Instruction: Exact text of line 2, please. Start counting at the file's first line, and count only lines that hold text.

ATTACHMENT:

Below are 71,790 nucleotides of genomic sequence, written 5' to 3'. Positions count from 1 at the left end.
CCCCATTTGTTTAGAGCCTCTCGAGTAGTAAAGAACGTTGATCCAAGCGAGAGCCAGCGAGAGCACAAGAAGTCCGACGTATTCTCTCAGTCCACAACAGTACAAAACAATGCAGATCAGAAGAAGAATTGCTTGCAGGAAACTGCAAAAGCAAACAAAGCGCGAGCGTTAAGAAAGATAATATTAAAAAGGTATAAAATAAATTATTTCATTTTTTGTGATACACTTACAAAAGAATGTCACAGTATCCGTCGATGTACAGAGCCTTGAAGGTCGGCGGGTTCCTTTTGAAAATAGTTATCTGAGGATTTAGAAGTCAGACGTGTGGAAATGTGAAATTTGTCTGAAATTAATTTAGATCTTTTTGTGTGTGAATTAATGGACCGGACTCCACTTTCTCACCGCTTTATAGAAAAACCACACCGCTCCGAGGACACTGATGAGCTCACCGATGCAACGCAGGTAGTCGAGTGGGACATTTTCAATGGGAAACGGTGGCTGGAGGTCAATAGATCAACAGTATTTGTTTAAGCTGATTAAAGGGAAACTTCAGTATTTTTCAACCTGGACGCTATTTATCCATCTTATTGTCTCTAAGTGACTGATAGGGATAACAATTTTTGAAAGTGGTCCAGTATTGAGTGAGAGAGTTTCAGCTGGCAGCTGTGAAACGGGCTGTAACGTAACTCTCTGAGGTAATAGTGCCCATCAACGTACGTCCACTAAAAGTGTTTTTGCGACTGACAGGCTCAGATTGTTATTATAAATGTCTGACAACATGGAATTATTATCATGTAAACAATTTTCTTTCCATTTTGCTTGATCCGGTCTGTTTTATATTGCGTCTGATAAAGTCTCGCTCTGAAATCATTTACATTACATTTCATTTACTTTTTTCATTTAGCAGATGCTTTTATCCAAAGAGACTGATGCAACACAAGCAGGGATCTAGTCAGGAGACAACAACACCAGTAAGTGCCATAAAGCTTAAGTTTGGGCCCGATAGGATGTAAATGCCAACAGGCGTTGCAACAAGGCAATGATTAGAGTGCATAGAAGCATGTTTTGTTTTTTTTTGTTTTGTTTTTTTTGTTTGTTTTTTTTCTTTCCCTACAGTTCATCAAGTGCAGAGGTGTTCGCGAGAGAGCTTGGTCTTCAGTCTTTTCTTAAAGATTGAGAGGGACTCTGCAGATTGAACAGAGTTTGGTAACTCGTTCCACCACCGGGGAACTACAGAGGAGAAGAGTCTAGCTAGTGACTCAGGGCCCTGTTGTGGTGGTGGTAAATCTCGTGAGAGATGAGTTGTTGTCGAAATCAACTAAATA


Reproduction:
CCCCATTTGTTTAGAGCCTCTCGAGTAGTAAAGAACGTTGATCCAAGCGAGAGCCAGCGAGAGCACAAGAAGTCCGACGTATTCTCTCAGTCCACAACAGTACAAAACAATGCAGATCAGAAGAAGAATTGCTTGCAGGAAACTGCAAAAGCAAACAAAGCGCGAGCGTTAAGAAAGATAATATTAAAAAGGTATAAAATAAATTATTTCATTTTTTGTGATACACTTACAAAAGAATGTCACAGTATCCGTCGATGTACAGAGCCTTGAAGGTCGGCGGGTTCCTTTTGAAAATAGTTATCTGAGGATTTAGAAGTCAGACGTGTGGAAATGTGAAATTTGTCTGAAATTAATTTAGATCTTTTTGTGTGTGAATTAATGGACCGGACTCCACTTTCTCACCGCTTTATAGAAAAACCACACCGCTCCGAGGACACTGATGAGCTCACCGATGCAACGCAGGTAGTCGAGTGGGACATTTTCAATGGGAAACGGTGGCTGGAGGTCAATAGATCAACAGTATTTGTTTAAGCTGATTAAAGGGAAACTTCAGTATTTTTCAACCTGGACGCTATTTATCCATCTTATTGTCTCTAAGTGACTGATAGGGATAACAATTTTTGAAAGTGGTCCAGTATTGAGTGAGAGAGTTTCAGCTGGCAGCTGTGAAACGGGCTGTAACGTAACTCTCTGAGGTAATAGTGCCCATCAACGTACGTCCACTAAAAGTGTTTTTGCGACTGACAGGCTCAGATTGTTATTATAAATGTCTGACAACATGGAATTATTATCATGTAAACAATTTTCTTTCCATTTTGCTTGATCCGGTCTGTTTTATATTGCGTCTGATAAAGTCTCGCTCTGAAATCATTTACATTACATTTCATTTACTTTTTTCATTTAGCAGATGCTTTTATCCAAAGAGACTGATGCAACACAAGCAGGGATCTAGTCAGGAGACAACAACACCAGTAAGTGCCATAAAGCTTAAGTTTGGGCCCGATAGGATGTAAATGCCAACAGGCGTTGCAACAAGGCAATGATTAGAGTGCATAGAAGCATGTTTTGTTTTTTTTTGTTTTGTTTTTTTTGTTTGTTTTTTTTCTTTCCCTACAGTTCATCAAGTGCAGAGGTGTTCGCGAGAGAGCTTGGTCTTCAGTCTTTTCTTAAAGATTGAGAGGGACTCTGCAGATTGAACAGAGTTTGGTAACTCGTTCCACCACCGGGGAACTACAGAGGAGAAGAGTCTAGCTAGTGACTCAGGGCCCTGTTGTGGTGGTGGTAAATCTCGTGAGAGATGAGTTGTTGTCGAAATCAACTAAATA